4. Read other blogs to get a sense of what you want from your own. What kind of blog is it? What do you like about its content and style? What don’t you like? What is the blog’s purpose and audience?
  5. Writing for the web is different to academic writing. The posts where I copied and pasted my thesis content were the least interesting and the least read. You’ll need to rework your academic writing considerably, removing any jargon, and bearing in mind that readers will need introducing to unfamiliar texts, theories, and jargon. 
Good luck with your blogging!

Thursday, October 20, 2016

“like medieval times”: Being modern in the Middle Ages

Crusaders and Saracens Battle,
Boulogne sur Mer BM, MS 142, f. 153v (detail)

On Sunday 9 October, Donald Trump and Hillary Clinton engaged in a second Presidential debate. Deflecting a question about his sexual assault of women, Trump said:

You know, when we have a world where you have ISIS chopping off heads, where you have -- and, frankly, drowning people in steel cages, where you have wars and horrible, horrible sights all over, where you have so many bad things happening, this is like medieval times.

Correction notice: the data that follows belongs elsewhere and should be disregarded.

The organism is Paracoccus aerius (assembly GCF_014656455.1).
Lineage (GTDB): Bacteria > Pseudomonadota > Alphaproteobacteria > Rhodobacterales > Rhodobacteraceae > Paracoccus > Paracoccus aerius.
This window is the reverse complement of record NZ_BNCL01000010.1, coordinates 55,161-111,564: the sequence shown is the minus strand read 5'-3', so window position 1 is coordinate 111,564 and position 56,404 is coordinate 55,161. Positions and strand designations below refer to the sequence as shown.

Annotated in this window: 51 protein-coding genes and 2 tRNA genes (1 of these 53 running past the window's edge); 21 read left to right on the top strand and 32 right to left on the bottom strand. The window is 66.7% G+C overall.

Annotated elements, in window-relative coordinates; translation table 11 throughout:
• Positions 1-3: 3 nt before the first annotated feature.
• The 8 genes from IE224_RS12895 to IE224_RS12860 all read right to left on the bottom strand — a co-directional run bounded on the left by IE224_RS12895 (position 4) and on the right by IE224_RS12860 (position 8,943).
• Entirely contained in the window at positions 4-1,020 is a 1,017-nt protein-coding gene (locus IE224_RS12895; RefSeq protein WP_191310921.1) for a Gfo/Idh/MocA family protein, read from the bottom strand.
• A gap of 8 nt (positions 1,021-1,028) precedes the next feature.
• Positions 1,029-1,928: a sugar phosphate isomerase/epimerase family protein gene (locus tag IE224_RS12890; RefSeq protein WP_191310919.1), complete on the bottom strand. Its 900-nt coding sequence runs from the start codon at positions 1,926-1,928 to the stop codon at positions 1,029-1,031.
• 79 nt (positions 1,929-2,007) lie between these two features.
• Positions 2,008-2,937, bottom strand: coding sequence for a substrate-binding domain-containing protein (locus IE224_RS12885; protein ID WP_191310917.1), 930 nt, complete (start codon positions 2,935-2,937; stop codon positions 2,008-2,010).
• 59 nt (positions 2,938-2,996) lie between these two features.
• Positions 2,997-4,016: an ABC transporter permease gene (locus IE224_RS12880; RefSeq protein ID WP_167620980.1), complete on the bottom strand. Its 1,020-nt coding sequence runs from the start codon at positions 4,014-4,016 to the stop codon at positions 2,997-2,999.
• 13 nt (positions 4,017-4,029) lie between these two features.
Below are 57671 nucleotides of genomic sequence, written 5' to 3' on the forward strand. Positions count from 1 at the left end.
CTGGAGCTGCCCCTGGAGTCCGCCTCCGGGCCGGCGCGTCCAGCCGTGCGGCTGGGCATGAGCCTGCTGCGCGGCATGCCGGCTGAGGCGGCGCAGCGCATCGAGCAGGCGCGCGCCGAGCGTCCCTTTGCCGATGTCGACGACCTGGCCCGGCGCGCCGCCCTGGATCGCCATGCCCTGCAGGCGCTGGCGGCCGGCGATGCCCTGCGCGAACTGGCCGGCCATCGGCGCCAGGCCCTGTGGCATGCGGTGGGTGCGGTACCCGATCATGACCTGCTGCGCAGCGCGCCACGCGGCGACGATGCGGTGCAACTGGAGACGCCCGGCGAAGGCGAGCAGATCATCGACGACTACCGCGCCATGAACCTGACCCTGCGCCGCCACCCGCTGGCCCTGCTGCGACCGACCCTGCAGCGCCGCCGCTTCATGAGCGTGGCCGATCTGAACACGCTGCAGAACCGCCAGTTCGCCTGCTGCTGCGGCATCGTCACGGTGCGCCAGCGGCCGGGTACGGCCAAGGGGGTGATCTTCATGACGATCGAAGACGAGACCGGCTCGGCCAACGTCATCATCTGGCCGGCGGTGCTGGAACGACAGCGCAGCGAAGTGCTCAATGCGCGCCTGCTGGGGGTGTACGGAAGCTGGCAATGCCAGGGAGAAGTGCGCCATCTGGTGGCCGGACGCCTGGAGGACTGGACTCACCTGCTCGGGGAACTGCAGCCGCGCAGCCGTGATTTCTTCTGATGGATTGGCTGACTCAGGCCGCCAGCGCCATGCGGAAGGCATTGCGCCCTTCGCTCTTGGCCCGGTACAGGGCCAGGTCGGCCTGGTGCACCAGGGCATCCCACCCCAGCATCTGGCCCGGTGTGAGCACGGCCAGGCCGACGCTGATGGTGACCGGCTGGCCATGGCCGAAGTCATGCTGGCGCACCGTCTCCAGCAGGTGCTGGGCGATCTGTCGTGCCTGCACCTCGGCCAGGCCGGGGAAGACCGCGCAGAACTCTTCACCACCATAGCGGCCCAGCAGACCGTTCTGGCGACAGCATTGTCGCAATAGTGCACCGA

It’s clear, from Donald Trump’s comments, that what he’s calling ‘medieval’ – ISIS chopping off heads, drowning people, wars, horrible sights – is, for him, associated with or located in the modern Middle East.

Two days prior to the Presidential debate, I gave a talk to mark the launch of my book Representing Difference in the Medieval and Modern Orientalist Romance (Palgrave Macmillan, 2016). This book, which originated with my doctoral research, compares the way that romantic relationships between Christians and Muslims, East and West, are described in popular fourteenth-century and twenty-first century British romance stories. In it, I talk extensively about the labelling of the modern East as medieval and how this is problematic.

There’s been plenty of discussion on Twitter (search for #medievaltwitter) and elsewhere about the problems with associating the modern East with the medieval where 'medieval' is understood to mean backwards, barbaric, or anti-modern. This isn’t a new discourse either: Fred Robinson pointed this out back in 1984.